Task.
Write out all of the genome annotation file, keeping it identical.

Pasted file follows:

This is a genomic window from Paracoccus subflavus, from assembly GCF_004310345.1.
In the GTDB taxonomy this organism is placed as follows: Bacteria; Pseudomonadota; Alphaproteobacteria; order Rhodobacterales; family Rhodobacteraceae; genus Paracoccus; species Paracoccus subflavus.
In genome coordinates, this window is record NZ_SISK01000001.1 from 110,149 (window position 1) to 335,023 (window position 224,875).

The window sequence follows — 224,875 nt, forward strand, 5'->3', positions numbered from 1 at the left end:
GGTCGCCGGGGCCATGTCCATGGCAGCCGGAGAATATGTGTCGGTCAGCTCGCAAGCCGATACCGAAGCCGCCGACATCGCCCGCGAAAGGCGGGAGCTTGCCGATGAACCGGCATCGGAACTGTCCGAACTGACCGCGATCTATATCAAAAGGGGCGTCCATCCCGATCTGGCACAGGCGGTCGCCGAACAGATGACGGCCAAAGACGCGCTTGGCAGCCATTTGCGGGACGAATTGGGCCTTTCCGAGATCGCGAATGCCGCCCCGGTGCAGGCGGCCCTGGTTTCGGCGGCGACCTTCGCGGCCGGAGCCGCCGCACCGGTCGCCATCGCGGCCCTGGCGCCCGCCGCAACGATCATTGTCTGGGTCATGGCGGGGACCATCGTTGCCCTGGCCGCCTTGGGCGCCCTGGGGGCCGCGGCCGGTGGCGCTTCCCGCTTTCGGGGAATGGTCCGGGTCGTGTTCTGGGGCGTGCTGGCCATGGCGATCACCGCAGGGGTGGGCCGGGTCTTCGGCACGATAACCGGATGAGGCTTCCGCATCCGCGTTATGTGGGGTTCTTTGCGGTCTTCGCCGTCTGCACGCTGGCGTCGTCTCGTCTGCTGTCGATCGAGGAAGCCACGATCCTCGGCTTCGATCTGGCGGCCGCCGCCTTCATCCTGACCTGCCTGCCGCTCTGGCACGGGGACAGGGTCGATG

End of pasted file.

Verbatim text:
This is a genomic window from Paracoccus subflavus, from assembly GCF_004310345.1.
In the GTDB taxonomy this organism is placed as follows: Bacteria; Pseudomonadota; Alphaproteobacteria; order Rhodobacterales; family Rhodobacteraceae; genus Paracoccus; species Paracoccus subflavus.
In genome coordinates, this window is record NZ_SISK01000001.1 from 110,149 (window position 1) to 335,023 (window position 224,875).

The window sequence follows — 224,875 nt, forward strand, 5'->3', positions numbered from 1 at the left end:
GGTCGCCGGGGCCATGTCCATGGCAGCCGGAGAATATGTGTCGGTCAGCTCGCAAGCCGATACCGAAGCCGCCGACATCGCCCGCGAAAGGCGGGAGCTTGCCGATGAACCGGCATCGGAACTGTCCGAACTGACCGCGATCTATATCAAAAGGGGCGTCCATCCCGATCTGGCACAGGCGGTCGCCGAACAGATGACGGCCAAAGACGCGCTTGGCAGCCATTTGCGGGACGAATTGGGCCTTTCCGAGATCGCGAATGCCGCCCCGGTGCAGGCGGCCCTGGTTTCGGCGGCGACCTTCGCGGCCGGAGCCGCCGCACCGGTCGCCATCGCGGCCCTGGCGCCCGCCGCAACGATCATTGTCTGGGTCATGGCGGGGACCATCGTTGCCCTGGCCGCCTTGGGCGCCCTGGGGGCCGCGGCCGGTGGCGCTTCCCGCTTTCGGGGAATGGTCCGGGTCGTGTTCTGGGGCGTGCTGGCCATGGCGATCACCGCAGGGGTGGGCCGGGTCTTCGGCACGATAACCGGATGAGGCTTCCGCATCCGCGTTATGTGGGGTTCTTTGCGGTCTTCGCCGTCTGCACGCTGGCGTCGTCTCGTCTGCTGTCGATCGAGGAAGCCACGATCCTCGGCTTCGATCTGGCGGCCGCCGCCTTCATCCTGACCTGCCTGCCGCTCTGGCACGGGGACAGGGTCGATG